I moved on to a 4 colour print, it failed twice on the first layer after 2 colours. I've tried everything I can think of to get this thing working, I thought loading to extruder would prove that at least it could load each colour. I selected filament 1 and the selector moved to the right place but thr idler selected and subsequently fed filament 4 into freash air! Noiw that's nothing to do with the PTFE tubing or shape of the filament end or the buffer or anything else, in my opinion thats firmware!
My bottom line, I can't get any filament to load no matter what I try, I now have a £1000 paper weight and to be honest that ain't funny!
This morning I would have said "I'm with you!" Hours of futzing with this thing to try and get it to load. Then I read this thread. One fellow said something about 2.5mm ID tubing ( I could use a link/source please). Following that train of though I took mine apart this afternoon. I removed those short little tubes to inspect the bevel. Looking at the little tubes closely I noticed it was misshapen/ oval inside. Using a ejected filament end I found way to much resistance in all the tubes. Now I have none and it hasn't missed a beat since!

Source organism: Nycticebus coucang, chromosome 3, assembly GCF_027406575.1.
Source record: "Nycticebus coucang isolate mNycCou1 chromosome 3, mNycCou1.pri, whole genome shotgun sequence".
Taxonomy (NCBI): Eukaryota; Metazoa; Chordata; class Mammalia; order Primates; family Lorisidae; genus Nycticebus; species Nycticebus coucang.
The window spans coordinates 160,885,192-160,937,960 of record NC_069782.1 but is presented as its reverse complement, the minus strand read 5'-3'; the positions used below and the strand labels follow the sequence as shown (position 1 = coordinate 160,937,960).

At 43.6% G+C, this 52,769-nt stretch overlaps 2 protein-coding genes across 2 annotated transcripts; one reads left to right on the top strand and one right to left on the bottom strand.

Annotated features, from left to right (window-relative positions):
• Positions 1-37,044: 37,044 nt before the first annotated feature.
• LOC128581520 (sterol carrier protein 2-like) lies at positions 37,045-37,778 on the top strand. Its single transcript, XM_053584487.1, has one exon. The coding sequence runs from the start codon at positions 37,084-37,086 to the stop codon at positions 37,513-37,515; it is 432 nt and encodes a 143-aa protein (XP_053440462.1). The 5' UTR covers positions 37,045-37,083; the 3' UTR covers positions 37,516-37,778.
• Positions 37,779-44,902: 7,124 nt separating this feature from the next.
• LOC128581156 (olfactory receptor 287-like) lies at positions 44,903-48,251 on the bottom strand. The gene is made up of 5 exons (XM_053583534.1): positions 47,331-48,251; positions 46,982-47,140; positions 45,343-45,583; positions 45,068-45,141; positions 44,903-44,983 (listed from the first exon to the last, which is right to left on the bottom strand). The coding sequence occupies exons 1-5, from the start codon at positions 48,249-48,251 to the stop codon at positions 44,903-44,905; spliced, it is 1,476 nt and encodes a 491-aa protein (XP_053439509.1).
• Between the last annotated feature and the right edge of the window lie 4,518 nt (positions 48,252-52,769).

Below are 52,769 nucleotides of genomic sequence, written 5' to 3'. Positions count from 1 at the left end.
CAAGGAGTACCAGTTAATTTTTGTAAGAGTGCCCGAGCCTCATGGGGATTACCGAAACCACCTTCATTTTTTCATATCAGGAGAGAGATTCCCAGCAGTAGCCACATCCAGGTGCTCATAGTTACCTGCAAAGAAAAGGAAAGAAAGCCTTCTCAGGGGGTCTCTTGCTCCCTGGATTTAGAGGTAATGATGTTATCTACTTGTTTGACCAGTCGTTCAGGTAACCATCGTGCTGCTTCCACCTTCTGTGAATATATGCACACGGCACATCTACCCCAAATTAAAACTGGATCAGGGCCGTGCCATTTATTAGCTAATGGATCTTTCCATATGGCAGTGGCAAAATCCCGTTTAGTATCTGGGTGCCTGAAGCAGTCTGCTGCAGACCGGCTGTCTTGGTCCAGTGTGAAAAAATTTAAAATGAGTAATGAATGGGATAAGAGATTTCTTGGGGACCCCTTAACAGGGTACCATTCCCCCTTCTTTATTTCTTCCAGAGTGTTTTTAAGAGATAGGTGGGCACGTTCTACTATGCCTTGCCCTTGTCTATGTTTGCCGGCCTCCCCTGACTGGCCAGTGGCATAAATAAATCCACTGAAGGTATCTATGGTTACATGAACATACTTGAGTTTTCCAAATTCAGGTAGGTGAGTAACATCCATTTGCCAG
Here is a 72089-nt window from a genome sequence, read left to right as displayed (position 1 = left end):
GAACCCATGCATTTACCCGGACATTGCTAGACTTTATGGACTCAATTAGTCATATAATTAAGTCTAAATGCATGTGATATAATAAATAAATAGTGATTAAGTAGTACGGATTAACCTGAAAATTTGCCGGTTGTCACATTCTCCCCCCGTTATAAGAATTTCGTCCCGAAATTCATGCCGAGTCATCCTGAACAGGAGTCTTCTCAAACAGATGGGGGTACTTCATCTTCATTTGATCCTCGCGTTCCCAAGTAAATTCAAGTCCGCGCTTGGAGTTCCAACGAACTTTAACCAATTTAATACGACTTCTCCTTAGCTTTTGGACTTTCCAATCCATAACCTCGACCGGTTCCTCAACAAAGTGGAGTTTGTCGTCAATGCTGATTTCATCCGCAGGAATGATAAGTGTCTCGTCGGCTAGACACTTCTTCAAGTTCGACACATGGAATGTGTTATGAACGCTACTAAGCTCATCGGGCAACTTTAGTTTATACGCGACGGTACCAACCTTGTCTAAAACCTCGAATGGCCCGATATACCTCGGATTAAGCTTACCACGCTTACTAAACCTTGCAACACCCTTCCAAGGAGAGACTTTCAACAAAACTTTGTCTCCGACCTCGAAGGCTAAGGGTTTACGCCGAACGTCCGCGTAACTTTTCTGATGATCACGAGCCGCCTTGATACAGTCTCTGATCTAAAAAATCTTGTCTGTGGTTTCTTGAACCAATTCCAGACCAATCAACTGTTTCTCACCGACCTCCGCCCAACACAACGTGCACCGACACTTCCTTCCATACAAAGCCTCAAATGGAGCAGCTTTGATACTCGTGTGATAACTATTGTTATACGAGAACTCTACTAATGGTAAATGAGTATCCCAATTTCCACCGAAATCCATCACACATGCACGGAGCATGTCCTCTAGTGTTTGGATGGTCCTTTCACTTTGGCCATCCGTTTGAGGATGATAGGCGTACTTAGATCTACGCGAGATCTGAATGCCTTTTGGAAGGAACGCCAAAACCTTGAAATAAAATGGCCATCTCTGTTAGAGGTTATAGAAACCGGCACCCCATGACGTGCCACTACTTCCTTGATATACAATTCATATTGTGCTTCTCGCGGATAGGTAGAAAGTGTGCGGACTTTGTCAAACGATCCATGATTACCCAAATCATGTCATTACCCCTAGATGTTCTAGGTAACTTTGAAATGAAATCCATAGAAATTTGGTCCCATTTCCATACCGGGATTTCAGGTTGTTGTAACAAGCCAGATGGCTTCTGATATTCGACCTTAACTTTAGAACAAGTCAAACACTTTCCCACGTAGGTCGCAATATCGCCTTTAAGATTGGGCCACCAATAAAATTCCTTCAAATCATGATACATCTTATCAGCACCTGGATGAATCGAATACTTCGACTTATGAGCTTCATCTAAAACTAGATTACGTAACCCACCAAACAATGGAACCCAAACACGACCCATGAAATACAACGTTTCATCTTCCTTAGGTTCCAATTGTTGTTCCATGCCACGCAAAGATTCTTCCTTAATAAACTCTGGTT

I drilled the tubes with a #45 drill bit and beveled the other end. Solved. Resistance in the path is the problem.
I also notice that the tube coming out of the selector in the air hose connector had a little too much resistance. I drilled that end of the hose for good measure. I believe the hose isn't quite long enough and bends a little too sharp almost causing a kink where it goes into the connector on the selector.
A nice touch on the selector bearing/gear assembly would be a quick release for cleaning... and a dust cover.